Columbus to Canada: A look at MLS stadium relocations

BBVA Compass Stadium panoramic shot

Photo Credit: 
Anthony Vasser/Houston Dynamo

The Houston Dynamo will play their first match at their new home ground, BBVA Compass Stadium, on Saturday (4:30 pm ET, NBC Sports Network). How that game will go is entirely less certain.

The Orange have finally made it through their season-opening seven-game road trip, compiling a respectable 2-2-3, but haven’t won a game since March 17 and are reeling after back-to-back losses to D.C. United and the New York Red Bulls. If history is any indication, however, Houston shouldn’t be overly concerned.

Of the 11 times an MLS club has moved to a new home stadium, only once has the team lost their opener at the new site. To celebrate Houston’s impending relocation, MLSsoccer.com breaks down the history of MLS clubs moving shop:

May 15, 1999 – Crew Stadium
Columbus Crew 2, New England Revolution 0

After starting their season with a seven-game road trip – sound familiar? – goals from Jeff Cunningham and Stern John started the Crew off on the right foot in their new stadium. Interestingly enough, however, Columbus’ win percentage actually decreased after moving into their new digs. Their first seven games yielded a 5-2 record; their next 25 saw them win 14.

May 11, 2002 – CMGI Field
New England Revolution 2, Dallas Burn 0

The Revs didn’t need to move far for their home opener – Foxboro Stadium had once stood on the parking lot of their new ground, now called Gillette Stadium – but they badly needed a win after starting the season with a four-game road trip and a 1-2-1 record. Taylor Twellman’s brace proved enough to down the Burn, and the Revs went on to win 10 of their remaining 23 games to finish top of the Eastern Conference.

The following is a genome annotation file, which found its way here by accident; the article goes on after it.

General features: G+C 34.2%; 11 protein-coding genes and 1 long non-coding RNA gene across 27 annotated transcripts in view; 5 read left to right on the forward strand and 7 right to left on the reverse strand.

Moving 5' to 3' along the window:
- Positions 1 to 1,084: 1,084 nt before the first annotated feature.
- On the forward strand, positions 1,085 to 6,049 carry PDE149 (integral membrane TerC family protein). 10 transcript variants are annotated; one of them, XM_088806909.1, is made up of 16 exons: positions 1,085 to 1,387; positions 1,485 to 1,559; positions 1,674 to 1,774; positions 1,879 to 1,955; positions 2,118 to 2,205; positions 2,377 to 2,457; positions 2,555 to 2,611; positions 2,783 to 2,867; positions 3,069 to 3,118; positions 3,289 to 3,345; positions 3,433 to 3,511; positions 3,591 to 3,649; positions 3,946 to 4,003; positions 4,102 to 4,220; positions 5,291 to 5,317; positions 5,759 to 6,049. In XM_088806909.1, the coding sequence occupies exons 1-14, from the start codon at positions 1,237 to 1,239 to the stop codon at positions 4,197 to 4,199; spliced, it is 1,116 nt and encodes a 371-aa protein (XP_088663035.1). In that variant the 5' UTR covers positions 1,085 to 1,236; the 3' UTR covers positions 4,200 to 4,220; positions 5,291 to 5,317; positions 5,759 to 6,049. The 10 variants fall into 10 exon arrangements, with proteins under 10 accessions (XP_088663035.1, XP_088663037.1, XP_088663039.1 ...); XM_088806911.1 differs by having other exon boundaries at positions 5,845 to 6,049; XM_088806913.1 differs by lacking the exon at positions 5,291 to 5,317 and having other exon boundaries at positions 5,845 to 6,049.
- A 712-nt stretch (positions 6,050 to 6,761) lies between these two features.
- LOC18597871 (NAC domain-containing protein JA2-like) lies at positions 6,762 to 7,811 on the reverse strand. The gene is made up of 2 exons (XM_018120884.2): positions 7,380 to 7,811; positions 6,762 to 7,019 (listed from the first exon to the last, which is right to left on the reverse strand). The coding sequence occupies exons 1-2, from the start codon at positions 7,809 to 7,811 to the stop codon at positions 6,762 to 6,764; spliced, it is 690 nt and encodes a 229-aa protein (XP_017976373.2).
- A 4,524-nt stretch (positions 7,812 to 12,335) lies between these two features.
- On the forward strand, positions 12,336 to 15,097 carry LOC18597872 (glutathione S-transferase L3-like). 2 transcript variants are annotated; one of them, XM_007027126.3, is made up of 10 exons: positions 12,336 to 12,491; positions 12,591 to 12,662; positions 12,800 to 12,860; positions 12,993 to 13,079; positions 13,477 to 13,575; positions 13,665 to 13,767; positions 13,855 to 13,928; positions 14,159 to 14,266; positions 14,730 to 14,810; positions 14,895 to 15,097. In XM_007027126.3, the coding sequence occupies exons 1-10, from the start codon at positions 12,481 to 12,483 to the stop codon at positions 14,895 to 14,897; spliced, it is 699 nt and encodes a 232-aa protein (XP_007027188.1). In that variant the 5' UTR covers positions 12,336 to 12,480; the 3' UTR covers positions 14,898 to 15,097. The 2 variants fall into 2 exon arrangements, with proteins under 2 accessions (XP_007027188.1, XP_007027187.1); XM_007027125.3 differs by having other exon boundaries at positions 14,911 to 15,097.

June 7, 2003 – The Home Depot Center
Los Angeles Galaxy 2, Colorado Rapids 0

The Galaxy had to wait eight games to finally play at the HDC. They didn’t win any of them. Indeed, the Carlos Ruiz-fueled victory against Colorado only pushed their record to 1-4-4. With a new stadium, however, came more wins: LA posted an 8-8-5 mark over the remainder of the season to finish fourth in the West.

August 6, 2005 – Pizza Hut Park
FC Dallas 2, MetroStars 2

Unlike the teams that had done so before them, FC Dallas moved into their new stadium late in the season. Dallas finished July with a 10-5-4 record despite playing only six of their games in the friendly confines of the Cotton Bowl. The new digs wouldn’t suit FCD quite as well as their old home, though. They stumbled to a 3-5-5 record to end their season, and were bounced by the Colorado Rapids in the first round of the MLS Cup Playoffs, the decisive shootout loss coming in Frisco.

June 11, 2006 – Toyota Park
Chicago Fire 3, New England Revolution 3

The 2006 Fire one-upped the Galaxy by starting their first nine games on the road, and managed to compile a 2-3-5 record in their travels. In their first game at home, however, they blew a 3-1 advantage against New England, allowing stoppage-time goals from Steve Ralston and Andy Dorman. Their next two games – both on the road – ended in losses. After returning home once again, however, Chicago finally started to get on track with three straight wins at Toyota Park, and eventually finished the season with a 13-11-8 record to finish third in the East.